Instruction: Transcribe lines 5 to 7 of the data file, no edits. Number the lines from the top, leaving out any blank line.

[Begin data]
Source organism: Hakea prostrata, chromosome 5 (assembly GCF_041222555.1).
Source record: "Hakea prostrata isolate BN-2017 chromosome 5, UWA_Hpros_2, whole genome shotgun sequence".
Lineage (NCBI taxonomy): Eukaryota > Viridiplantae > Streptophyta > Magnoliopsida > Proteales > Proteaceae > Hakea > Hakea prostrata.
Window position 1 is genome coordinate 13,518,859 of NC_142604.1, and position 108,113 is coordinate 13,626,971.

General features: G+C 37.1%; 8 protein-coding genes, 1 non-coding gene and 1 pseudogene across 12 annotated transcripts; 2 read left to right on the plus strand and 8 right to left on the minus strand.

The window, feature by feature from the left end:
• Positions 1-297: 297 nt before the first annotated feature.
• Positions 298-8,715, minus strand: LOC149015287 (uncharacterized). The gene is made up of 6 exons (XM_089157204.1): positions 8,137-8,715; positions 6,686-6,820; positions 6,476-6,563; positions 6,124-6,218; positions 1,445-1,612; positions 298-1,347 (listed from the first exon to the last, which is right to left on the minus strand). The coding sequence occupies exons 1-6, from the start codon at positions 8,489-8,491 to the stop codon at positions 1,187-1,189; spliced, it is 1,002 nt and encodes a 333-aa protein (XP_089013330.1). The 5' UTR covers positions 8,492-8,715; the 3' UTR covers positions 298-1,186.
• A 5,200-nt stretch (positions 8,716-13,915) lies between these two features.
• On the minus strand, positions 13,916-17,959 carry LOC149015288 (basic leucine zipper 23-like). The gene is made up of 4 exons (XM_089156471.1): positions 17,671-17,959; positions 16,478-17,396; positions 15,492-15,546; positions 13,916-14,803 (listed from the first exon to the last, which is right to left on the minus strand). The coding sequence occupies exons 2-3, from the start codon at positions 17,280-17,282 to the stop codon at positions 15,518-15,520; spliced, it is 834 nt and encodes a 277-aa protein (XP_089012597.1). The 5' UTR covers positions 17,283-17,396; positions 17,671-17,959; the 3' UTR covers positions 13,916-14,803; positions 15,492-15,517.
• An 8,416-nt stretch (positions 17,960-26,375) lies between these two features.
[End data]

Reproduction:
General features: G+C 37.1%; 8 protein-coding genes, 1 non-coding gene and 1 pseudogene across 12 annotated transcripts; 2 read left to right on the plus strand and 8 right to left on the minus strand.

The window, feature by feature from the left end:
• Positions 1-297: 297 nt before the first annotated feature.